It sounds popular to attack government waste including the spending on PR – but the way I see it the Big Society and the devolution of powers to communities will result in more PR, not less.

Lobbygate: new calls to regulate

22 Mar

There's nothing new in calls to regulate lobbyists. Except that right now, with an election looming, there appears to be growing cross-party consensus on the issue (given impetus by the Stephen Byers sting).

Chancellor Alistair Darling has said how, in a democracy, everyone should be free to approach their elected representatives. Yet this view that there is no need for a specialist public affairs business is contradicted by the call to name and regulate practitioners. How many citizens, small businesses or charities would take this step of becoming registered? How many know where to turn amidst the complex layers of local, regional, national and European government? What is a matter for an MP (MEP, MSP or AM), a minister or a Whitehall civil servant?

The answer clearly lies in greater transparency. Representation ('lobbying') should be permitted, but disclosure of special interests should be a requirement. This has been resisted up to now by some firms working for clients who seek to keep their interests private.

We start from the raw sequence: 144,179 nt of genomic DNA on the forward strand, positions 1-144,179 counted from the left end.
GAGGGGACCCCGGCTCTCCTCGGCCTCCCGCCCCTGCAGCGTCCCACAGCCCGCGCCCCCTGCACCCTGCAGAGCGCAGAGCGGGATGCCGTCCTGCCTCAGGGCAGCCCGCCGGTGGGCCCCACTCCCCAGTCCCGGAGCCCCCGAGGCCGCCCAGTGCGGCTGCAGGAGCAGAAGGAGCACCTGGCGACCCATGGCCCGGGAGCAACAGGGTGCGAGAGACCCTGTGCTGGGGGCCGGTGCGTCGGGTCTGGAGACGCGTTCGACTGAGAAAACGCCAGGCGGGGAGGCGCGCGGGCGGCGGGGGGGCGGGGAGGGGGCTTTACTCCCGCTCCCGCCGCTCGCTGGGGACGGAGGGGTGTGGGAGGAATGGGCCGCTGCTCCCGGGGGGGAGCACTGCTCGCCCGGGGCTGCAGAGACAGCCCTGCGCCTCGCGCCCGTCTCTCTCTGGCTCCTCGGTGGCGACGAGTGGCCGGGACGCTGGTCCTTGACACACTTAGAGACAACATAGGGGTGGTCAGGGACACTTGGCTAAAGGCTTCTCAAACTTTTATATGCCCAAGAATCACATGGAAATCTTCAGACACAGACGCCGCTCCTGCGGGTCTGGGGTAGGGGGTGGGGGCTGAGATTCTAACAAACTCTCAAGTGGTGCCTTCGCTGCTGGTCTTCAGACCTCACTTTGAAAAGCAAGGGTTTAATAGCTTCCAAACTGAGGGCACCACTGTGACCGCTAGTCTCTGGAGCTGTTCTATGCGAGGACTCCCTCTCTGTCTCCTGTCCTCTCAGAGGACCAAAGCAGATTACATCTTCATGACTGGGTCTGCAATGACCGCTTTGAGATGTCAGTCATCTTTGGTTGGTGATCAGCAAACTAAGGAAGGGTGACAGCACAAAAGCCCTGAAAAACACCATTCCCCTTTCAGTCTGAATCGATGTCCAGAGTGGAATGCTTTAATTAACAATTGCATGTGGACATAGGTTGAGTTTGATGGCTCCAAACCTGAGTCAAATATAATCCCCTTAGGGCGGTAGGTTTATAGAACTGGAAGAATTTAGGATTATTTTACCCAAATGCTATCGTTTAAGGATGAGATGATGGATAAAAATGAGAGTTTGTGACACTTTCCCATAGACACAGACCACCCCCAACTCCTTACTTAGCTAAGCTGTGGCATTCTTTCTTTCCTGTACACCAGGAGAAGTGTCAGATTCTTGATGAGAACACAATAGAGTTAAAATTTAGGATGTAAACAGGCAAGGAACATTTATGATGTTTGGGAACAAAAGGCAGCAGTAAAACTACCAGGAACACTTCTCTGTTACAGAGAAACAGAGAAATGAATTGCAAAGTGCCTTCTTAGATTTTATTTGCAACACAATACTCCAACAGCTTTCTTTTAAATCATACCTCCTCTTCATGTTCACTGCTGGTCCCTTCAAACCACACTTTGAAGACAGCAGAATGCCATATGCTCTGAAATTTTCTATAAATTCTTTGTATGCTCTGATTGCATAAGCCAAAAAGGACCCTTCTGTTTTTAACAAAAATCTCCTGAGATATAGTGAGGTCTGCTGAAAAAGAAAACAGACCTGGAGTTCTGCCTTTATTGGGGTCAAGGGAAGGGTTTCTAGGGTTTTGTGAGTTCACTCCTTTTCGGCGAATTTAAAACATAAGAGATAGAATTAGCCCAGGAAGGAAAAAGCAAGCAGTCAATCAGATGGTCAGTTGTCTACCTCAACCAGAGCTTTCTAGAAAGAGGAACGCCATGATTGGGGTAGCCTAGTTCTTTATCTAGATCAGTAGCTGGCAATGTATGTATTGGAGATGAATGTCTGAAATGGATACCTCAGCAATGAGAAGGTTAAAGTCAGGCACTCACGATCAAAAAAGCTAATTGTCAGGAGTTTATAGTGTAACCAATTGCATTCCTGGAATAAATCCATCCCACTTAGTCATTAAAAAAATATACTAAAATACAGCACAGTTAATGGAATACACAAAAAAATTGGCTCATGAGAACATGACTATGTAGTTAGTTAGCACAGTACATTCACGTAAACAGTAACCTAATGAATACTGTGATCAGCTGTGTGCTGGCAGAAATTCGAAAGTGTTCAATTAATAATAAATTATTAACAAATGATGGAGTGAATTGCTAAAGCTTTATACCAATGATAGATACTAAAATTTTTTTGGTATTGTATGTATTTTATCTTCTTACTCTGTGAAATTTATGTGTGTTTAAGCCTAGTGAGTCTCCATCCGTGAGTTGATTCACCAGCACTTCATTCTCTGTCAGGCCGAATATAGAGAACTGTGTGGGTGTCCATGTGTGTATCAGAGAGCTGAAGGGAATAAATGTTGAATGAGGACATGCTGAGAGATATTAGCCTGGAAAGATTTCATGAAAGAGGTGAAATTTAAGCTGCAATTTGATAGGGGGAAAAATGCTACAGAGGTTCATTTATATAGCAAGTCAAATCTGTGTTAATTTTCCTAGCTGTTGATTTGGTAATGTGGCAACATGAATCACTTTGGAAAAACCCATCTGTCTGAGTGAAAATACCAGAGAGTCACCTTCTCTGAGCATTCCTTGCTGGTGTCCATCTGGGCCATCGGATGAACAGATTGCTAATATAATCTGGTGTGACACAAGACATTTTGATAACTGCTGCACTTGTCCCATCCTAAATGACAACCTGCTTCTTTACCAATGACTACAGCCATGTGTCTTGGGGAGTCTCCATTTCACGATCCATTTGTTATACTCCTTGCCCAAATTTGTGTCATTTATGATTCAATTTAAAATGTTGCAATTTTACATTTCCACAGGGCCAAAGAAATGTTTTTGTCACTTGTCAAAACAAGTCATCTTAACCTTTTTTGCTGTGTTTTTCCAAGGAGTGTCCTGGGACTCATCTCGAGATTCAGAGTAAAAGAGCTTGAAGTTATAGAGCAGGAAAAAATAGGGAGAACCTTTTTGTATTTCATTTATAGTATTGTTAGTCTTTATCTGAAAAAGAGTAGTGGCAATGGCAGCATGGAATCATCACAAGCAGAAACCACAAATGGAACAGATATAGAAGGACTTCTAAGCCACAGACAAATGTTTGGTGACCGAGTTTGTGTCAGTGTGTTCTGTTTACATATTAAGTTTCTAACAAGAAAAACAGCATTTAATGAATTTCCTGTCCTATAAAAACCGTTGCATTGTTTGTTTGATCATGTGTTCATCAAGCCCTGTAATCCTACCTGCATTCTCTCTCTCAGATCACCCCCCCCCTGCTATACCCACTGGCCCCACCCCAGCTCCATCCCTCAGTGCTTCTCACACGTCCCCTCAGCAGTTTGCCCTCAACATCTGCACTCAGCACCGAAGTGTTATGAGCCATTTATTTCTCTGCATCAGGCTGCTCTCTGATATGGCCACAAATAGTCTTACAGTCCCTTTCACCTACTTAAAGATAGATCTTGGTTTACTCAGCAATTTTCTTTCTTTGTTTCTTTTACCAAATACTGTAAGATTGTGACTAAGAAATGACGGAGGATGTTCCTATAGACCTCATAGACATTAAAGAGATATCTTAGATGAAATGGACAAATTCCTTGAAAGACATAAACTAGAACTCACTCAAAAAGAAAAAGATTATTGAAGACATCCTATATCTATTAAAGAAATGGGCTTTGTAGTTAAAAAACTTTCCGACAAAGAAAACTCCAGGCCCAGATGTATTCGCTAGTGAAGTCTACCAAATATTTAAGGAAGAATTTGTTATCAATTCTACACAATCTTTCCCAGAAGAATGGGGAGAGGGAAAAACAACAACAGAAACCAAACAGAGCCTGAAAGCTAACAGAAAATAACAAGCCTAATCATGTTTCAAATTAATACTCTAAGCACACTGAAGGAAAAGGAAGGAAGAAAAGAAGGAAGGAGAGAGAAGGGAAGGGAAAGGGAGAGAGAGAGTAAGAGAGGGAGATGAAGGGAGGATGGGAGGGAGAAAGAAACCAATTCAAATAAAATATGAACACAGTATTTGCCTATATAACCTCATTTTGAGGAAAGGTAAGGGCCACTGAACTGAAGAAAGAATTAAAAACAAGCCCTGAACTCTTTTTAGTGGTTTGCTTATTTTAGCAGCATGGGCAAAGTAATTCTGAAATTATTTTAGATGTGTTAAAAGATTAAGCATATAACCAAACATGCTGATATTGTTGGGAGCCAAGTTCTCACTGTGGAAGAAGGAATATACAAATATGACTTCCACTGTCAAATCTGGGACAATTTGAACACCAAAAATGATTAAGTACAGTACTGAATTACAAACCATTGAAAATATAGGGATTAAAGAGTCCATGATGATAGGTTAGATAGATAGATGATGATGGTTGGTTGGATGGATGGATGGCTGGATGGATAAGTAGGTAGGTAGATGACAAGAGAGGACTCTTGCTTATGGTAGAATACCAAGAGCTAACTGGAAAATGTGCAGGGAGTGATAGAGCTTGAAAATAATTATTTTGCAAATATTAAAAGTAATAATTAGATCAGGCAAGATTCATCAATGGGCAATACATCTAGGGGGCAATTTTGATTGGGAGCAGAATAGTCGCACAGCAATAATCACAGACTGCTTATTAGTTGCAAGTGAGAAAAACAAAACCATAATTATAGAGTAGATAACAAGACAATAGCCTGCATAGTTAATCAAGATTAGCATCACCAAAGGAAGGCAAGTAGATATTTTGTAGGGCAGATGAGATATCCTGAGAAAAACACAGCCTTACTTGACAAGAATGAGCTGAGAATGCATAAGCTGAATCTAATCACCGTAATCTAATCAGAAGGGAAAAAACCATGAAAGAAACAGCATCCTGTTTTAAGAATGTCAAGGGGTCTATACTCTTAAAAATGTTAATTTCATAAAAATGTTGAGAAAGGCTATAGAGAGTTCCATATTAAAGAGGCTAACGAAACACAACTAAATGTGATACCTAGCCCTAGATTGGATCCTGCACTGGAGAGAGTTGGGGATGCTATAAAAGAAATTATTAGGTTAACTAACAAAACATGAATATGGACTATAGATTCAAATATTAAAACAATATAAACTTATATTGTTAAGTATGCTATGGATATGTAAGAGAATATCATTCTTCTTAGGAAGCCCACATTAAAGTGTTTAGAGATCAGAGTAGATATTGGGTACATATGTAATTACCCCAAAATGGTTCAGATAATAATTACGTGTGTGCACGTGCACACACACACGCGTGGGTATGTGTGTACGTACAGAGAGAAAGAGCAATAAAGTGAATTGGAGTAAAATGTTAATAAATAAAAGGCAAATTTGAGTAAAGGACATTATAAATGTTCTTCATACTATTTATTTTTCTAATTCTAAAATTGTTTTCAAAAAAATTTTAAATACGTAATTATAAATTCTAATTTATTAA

Continue reading

Shocking – or not?

24 Aug

In public relations theory, publics form around issues and public relations is needed when the attitudes or actions of an organisation or the public have consequences for the other. In other words – no problem, no public relations.

So it's really no surprise that conflict creates public relations problems and a demand for PR advice. Yet cashing in on conflict will always be presented as something sinister, as in this newspaper report. Critics of the PR business (Stauber and Rampton; Miller and Dinan) will see this an an evil example of capitalism ('cash for conflicts') and as more evidence of PR-as-propaganda.

PR academics (who aren't always apologists for PR) are exploring different concepts: PR as public diplomacy, and the role of PR in conflict resolution. That's consistent with the academic theory proposing 'win-win' outcomes based on the 'two-way symmetrical' approach.